Is The New face of Construction Feminine?


When is the last time you saw a woman donning a construction hat? It’s a pretty rare site to see. The construction industry has been predominantly male for a very long time, whether that’s because women have shown a lack of interest in the industry or have not viewed construction as a career option is yet to be determined. What we do know is that there is a lack of female role models in construction, and a lack of female construction workers in general.

According to the Center for Construction Research and Training, the number of women in construction has almost doubled, from about 619,000 in 1985 to 1.1 Million in 2007, which sounds promising, however when you consider the fact that women only accounted for 9% of construction jobs in 2010, when they made up 47% of the work pool- it’s still pretty low.

Statistics are great indicators for what’s going on in the economy, but they don’t always tell the full story. Wanting to get some more perspective, I sought out a female veteran in the industry.

Meet Ginny Schaefer, a 40+ year modern day Rosie the Riveter. Unlike many other women in construction, she is not in administration, she works right at the job sites alongside the men. A rarity now, back in 1977 unheard of.

“When I was young, I had always helped my dad on the side with handyman items at home and I just loved the hands-on work… When I was in college a friend invited me to her house that she was building in the woods one weekend and I instantly fell in love. It was all women building and I loved the rebel aspect; I got interested and started reading a book called Against the Grain, by Dale McCormick written in 1977, a carpentry manual for women.” -Ginny. That is probably the biggest difference between then and now, you don’t have to drop out of college to work in the industry, in fact colleges are advocating their construction courses.

When I asked Ginny why she thinks there are so few women in construction she replied, “Loss of trade school in public education really hurt us. Not seeing examples of women in construction at career days-they aren’t able to visualize themselves in the role.” I also asked Ginny why she thought women make good construction workers, “We speak woman and homeowner and we are often speaking and working with the woman in the partnership. We’re great multi taskers, detailed and neat. Also our nesting instinct comes out, wanting to really build rooms for families that they can enjoy.”

I’m imagining for some women it may be a little intimidating to work in a job that is most if not all men, Ginny had this experience at many of the companies she worked at. We hear quite a bit about gender inequality and unfair treatment felt by women. While the struggle is very much real, Ginny’s story is just the opposite. “I was so fortunate to work with some amazing men throughout my career, who were extremely supportive, great teachers and never once made me feel uncomfortable for being a woman.”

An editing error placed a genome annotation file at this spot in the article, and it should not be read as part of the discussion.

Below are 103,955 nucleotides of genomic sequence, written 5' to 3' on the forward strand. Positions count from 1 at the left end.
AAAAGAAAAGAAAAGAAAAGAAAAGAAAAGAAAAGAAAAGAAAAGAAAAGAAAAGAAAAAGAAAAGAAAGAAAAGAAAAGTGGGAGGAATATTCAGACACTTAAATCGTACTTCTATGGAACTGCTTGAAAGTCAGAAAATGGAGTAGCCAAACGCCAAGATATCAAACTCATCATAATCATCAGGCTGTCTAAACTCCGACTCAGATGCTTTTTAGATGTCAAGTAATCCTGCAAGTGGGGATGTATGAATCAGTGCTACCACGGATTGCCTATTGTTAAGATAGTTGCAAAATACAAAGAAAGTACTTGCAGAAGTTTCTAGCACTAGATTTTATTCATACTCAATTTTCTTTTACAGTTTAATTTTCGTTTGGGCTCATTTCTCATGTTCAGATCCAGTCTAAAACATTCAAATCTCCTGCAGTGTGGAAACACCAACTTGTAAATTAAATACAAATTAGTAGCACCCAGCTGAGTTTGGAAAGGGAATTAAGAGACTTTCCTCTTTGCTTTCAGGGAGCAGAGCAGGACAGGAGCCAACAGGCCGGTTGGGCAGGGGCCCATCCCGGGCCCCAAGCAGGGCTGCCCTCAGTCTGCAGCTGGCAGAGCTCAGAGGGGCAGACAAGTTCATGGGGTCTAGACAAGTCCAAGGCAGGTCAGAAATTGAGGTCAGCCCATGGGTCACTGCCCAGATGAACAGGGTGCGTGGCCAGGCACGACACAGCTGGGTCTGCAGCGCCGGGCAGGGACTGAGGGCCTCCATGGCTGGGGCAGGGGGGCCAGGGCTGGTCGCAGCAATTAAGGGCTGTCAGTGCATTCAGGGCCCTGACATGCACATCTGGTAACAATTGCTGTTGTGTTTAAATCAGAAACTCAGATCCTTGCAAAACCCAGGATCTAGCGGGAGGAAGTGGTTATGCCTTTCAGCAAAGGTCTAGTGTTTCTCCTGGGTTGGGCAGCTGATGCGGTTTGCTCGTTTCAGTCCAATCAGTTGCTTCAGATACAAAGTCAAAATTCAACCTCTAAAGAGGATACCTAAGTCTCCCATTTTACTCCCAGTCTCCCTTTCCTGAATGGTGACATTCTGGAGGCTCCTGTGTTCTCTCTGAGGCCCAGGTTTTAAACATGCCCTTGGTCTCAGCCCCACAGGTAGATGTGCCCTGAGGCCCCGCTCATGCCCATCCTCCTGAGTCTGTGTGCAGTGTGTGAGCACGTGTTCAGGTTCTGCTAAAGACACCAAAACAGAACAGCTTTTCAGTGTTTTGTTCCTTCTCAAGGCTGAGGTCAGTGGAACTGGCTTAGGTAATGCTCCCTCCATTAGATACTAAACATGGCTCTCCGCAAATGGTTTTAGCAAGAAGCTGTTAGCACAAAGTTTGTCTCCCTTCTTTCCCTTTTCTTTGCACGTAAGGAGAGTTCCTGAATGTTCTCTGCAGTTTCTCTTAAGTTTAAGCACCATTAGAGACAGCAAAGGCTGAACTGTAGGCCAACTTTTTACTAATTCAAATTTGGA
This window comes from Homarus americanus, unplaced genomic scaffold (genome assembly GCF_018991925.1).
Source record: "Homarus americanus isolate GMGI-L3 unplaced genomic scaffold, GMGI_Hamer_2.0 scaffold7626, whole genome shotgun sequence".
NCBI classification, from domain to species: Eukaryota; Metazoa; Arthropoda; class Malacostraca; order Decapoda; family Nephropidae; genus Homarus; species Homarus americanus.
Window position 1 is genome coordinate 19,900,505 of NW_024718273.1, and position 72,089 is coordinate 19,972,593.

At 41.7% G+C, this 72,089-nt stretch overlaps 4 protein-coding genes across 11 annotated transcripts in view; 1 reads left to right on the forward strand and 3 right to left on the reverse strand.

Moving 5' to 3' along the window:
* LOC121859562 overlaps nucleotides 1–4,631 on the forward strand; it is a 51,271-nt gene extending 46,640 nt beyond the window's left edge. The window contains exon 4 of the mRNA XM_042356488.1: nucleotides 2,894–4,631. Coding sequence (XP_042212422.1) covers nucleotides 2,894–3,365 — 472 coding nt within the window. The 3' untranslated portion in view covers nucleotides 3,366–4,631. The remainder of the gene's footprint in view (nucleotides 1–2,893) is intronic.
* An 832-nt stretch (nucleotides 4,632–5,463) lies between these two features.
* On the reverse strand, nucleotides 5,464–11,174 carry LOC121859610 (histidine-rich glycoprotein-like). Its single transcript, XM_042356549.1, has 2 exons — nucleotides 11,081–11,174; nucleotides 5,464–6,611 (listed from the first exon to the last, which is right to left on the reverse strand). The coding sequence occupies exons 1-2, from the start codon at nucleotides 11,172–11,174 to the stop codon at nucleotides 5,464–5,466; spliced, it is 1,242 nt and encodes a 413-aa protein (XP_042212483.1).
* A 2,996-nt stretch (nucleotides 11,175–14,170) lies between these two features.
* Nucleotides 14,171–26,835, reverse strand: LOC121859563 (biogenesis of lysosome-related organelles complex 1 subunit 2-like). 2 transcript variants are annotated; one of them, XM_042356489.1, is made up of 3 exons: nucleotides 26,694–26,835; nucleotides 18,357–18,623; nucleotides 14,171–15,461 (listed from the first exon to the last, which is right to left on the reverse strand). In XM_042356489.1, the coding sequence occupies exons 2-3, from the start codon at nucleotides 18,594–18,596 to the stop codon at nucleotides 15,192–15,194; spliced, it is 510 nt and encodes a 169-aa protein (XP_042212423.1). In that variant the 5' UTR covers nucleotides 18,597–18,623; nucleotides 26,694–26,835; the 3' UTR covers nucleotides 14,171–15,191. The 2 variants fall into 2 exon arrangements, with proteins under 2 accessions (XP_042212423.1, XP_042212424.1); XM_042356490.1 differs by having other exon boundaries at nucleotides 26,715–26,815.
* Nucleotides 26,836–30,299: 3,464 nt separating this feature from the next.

So what will it take to increase the number of women in construction? A nice reminder of our Rosie the Riveter Days to start. Remind our youth that they have the skills to excel, expose them to more role models to show them it’s possible, and simple conversation at the high school level during career days so they know it’s an option. Coupled with top ranking schools like Columbia putting emphasis on construction related classes and degrees, a more diverse workforce, including women will surely follow. Also, creating more interest is the projected need for project management positions that offer job stability and the excitement of an industry that is growing. “Income may not be as high in comparison to other tech career paths, but it’s not too far behind. It has given me financial freedom to support myself when I needed to.”-Ginny Schaefer.

At Timeline Design+Build, women are an invaluable part of the work staff, making up almost 50% of the employees. Whether we are taking on labor intensive tasks, or coordination project schedules, we help the company grow and offer a feminine perspective and are always looking for more females to join our growing team.


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